Investors are using low-cost core ETFs to build efficient portfolios that are designed to achieve a variety of investment objectives across the risk spectrum.
Spanning US and international equity and fixed income, SPDR® Portfolio ETFs™ have an average expense ratio of just 6 basis points, 93% lower than the average US-listed mutual fund.2 So, whether you seek to generate income, manage risk or grow capital, our 22 low-cost building blocks make it easy to construct a diversified core — for less.
ETFs may be an ideal core holding because they offer:
As the creator of the world’s first ETFs,5 we believe in their power to provide investors low-cost, tax-efficient, transparent tools for asset allocation, one of the leading drivers of portfolio returns.6 This belief drives our approach to low-cost core investing. Designed to deliver what matters to investors, SPDR Portfolio ETFs offer:
Our continued innovation in ETFs is driven by our commitment to delivering low-cost, efficient solutions for investors and our more than 40 years of indexing experience.
1 Bloomberg Finance, L.P., as of June 29, 2021.
2 State Street Global Advisors per Morningstar, as of 03/24/2021. Lowest cost in the industry is per Morningstar, as of 03/24/2021. Based on US-listed ETFs in the Small Blend, Mid-Cap Blend and Large Cap Blend Morningstar categories, respectively.
3 Morningstar Direct. Data as of 03/03/2021. Average Prospectus Gross Expense ratio for index ETFs and open-end index mutual funds oldest share class as defined by Morningstar.
4 Morningstar, May 31, 2021.
5 ETFs managed by State Street Global Advisors have the oldest inception dates within the US, Hong Kong, Australia, and Singapore. State Street Global Advisors launched the first ETF in the US on January 22, 1993; launched the first ETF in Hong Kong on November 11, 1999; launched the first ETF in Australia on August 24, 2001; and launched the first ETF in Singapore on April 11, 2002.
6 Gary P. Brinson, L. Randolph Hood, Gilbert L. Beebower, "Determinants of Portfolio Performance", Financial Analyst Journal Vol.42 Issue 4 1986.
7 State Street Global Advisors, as of March 31, 2021.
Important Risk Information
This communication is not intended to be an investment recommendation or investment advice and should not be relied upon as such.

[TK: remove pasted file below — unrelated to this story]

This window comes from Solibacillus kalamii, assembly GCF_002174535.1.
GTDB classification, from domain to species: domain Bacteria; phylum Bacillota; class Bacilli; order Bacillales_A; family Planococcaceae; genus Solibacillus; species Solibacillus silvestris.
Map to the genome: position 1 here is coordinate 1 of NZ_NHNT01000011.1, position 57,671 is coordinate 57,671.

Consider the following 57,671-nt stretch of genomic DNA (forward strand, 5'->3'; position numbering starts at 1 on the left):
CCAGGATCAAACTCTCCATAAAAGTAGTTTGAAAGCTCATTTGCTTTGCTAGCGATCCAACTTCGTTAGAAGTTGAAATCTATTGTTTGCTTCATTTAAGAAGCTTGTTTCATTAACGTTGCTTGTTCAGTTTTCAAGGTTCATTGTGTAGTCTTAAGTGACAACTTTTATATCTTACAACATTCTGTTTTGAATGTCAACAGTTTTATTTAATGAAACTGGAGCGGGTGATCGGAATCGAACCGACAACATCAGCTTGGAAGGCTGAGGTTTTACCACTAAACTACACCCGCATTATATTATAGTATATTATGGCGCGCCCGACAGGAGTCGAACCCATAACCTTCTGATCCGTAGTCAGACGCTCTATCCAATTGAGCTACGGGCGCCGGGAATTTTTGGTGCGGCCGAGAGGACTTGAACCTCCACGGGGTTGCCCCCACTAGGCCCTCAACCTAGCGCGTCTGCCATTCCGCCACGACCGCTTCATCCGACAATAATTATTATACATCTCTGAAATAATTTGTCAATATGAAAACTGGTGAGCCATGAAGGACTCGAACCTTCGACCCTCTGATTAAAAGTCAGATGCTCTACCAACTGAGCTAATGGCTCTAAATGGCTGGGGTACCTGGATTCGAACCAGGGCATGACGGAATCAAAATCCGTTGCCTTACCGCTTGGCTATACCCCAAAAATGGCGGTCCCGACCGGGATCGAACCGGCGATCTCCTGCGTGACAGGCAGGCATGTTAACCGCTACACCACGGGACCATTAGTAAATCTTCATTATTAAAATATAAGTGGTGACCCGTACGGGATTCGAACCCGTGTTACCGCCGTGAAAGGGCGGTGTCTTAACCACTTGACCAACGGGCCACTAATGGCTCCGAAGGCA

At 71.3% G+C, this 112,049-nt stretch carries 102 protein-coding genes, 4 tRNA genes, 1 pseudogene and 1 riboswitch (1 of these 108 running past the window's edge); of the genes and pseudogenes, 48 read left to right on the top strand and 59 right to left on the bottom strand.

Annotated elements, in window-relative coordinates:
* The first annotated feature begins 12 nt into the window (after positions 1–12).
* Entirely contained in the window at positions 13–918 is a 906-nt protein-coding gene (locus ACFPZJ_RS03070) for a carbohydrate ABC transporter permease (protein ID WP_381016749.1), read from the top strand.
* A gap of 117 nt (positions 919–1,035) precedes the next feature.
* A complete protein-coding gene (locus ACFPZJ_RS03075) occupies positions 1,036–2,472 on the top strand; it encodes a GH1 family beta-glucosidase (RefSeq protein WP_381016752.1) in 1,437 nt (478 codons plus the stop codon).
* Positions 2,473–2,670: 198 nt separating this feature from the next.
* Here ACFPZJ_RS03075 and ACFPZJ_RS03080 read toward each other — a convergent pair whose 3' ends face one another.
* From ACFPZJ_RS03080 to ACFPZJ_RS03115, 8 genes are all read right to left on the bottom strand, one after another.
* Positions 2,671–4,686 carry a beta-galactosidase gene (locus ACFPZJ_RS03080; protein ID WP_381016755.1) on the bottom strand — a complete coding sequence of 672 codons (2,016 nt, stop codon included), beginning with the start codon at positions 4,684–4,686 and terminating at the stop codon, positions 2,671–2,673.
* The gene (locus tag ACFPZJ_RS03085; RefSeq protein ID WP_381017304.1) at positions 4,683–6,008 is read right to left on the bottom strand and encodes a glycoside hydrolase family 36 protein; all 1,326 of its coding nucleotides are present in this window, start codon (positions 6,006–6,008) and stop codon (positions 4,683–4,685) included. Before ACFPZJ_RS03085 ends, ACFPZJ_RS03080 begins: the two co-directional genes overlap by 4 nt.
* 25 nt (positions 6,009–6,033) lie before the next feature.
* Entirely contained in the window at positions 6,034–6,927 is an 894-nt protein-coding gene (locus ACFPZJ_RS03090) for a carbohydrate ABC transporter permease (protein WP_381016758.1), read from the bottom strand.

Investing involves risk including the risk of loss of principal.
All information is from SSGA unless otherwise noted and has been obtained from sources believed to be reliable, but its accuracy is not guaranteed. There is no representation or warranty as to the current accuracy, reliability or completeness of, nor liability for, decisions based on such information and it should not be relied on as such. Risk associated with equity investing includes stock values which may fluctuate in response to the activities of individual companies and general market and economic conditions.
There can be no assurance that a liquid market will be maintained for ETF shares.
Non-diversified funds that focus on a relatively small number of securities tend to be more volatile than diversified funds and the market as a whole.
Diversification does not ensure a profit or guarantee against loss.
Investments in small-sized companies may involve greater risks than in those of larger, better known companies. Returns on investments in stocks of small companies could trail the returns on investments in stocks of larger companies.
Foreign investments involve greater risks than US investments, including political and economic risks and the risk of currency fluctuations, all of which may be magnified in emerging markets.
Bond funds contain interest rate risk (as interest rates rise bond prices usually fall). There are additional risks for funds that invest in mortgage-backed and asset-backed securities including the risk of issuer default; credit risk and inflation risk.
Returns on investments in stocks of large US companies could trail the returns on investments in stocks of smaller and mid-sized companies.
The values of debt securities may decrease as a result of many factors, including, by way of example, general market fluctuations; increases in interest rates; actual or perceived inability or unwillingness of issuers, guarantors or liquidity providers to make scheduled principal or interest payments; illiquidity in debt securities markets; and prepayments of principal, which often must be reinvested in obligations paying interest at lower rates.
Frequent trading of ETFs could significantly increase commissions and other costs such that they may offset any savings from low fees or costs.